A Boeing 737-800 from Delta Air Lines made an emergency landing in Tennessee Sunday morning.

This older 737 model is different from the 737 MAX 8, which was designed to replace it. The newer 737 MAX 8 figured in two fatal crashes in October 2018 and March 2019.

Flight 1417 with 129 passengers on board landed safely at McGhee Tyson Airport at 9:17 a.m. after the pilots reported a nose gear issue, said a statement by the U.S. Federal Aviation Administration (FAA).

The FAA said the flight took-off from Tri-Cities Airport in Tennessee and was en route to Hartsfield-Jackson Atlanta International Airport when the pilots declared an emergency. It said it will investigate the incident further.

“Delta apologizes to customers on flight 1417 from Tri-Cities to Atlanta that diverted to Knoxville out of an abundance of caution following a potential mechanical issue," said Delta in a statement. "The aircraft landed and taxied to the gate normally and is being inspected by maintenance technicians."

The passengers aboard Flight 1417 were re-accommodated on another aircraft that departed Atlanta.

The latest scare involving a Boeing 737 is bound to increase the jitters still being felt among the flying public and airlines in the wake of the twin crashes of a 737 MAX 8 that left 346 passengers and crew dead.

Airlines are still awaiting the report from the “Joint Authorities Technical Review” team, or JATR, which was established in April to analyze the software fix developed by The Boeing Company for its Boeing 737 Max 8 jetliners.

More specifically, JATR is evaluating the automated flight control system called MCAS (Maneuvering Characteristics Augmentation System) implicated in the twin crashes. Boeing released a software fix for MCAS on March 23.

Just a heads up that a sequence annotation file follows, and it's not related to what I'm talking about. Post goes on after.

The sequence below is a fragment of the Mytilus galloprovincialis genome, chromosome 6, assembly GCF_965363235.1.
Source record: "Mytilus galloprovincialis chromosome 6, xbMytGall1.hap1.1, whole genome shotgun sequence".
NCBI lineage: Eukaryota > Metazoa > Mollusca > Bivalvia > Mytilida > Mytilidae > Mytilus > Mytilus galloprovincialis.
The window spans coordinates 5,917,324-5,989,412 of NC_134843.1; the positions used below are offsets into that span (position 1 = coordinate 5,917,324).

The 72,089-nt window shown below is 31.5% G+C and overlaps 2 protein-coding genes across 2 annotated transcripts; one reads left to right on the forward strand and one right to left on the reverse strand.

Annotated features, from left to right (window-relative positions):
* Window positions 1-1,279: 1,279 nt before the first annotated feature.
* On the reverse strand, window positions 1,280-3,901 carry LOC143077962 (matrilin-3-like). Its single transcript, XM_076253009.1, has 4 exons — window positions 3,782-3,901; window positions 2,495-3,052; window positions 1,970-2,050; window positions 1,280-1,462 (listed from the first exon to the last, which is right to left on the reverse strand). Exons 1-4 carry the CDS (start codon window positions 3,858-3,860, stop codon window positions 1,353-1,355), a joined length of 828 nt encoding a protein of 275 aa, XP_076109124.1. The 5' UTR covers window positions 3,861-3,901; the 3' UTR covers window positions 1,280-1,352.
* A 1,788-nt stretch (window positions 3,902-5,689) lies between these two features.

Last month, Boeing CEO Dennis Muilenburg acknowledged, for the first time, that bad data feeding into MCAS played a role in two crashes after Ethiopian aviation officials said their investigation found no pilot error in the crash of Ethiopian Airlines Flight 302 from Addid Ababa.

“But with the release of the preliminary report of the Ethiopian Airlines flight 302 accident investigation it’s apparent that in both flights the Maneuvering Characteristics Augmentation System, known as MCAS, activated in response to erroneous angle of attack information,” said Muilenberg in a statement.

“It’s our responsibility to eliminate this risk. We own it and we know how to do it.”

Muilenburg said Boeing is “deeply saddened by and are sorry for the pain these accidents have caused worldwide.” He also said the company is taking a “comprehensive” and “disciplined” approach to get the software update right.

Aviation experts suspect MCAS might have caused, or at least played a role in, the horrific crashes of two new 737 MAX 8 jetliners over the past five months. MCAS remains the prime suspect in the crash of an Indonesian Lion Air MAX 8 on Oct. 29, 2018, and a similar plane flown by Ethiopian Airlines that crashed March 10.

Aviation safety experts say MCAS automatically takes control of a plane and pushes the nose down to prevent the plane from stalling. Input for MCAS is based on data from a single angle of attack (AoA) sensor and any malfunction of this sensor will affect the way MCAS behaves.

The update should ensure MCAS will now receive data from two AoA sensors instead of just one. Boeing engineers said if both these AoA sensors disagree by more than 5.5 degrees, MCAS will be disabled and will not push the nose of the plane lower.